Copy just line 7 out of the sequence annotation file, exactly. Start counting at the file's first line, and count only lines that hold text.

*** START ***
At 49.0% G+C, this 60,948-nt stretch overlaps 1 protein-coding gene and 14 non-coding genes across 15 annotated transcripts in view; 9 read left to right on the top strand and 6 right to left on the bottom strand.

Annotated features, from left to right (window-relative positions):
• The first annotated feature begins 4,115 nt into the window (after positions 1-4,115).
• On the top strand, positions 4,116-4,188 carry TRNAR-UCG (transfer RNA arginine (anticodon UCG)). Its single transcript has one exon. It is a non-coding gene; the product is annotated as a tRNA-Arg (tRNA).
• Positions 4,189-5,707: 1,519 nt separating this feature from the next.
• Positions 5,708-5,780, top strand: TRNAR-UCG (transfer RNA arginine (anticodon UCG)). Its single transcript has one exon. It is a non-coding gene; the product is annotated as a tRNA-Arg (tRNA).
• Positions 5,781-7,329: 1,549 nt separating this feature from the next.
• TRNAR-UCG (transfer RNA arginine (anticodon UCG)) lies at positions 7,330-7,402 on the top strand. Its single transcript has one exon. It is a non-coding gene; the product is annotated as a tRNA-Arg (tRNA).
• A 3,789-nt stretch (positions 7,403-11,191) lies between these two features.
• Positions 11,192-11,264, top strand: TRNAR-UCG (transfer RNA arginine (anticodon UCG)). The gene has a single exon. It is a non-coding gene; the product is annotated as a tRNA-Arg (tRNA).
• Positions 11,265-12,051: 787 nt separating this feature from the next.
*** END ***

• Positions 5,781-7,329: 1,549 nt separating this feature from the next.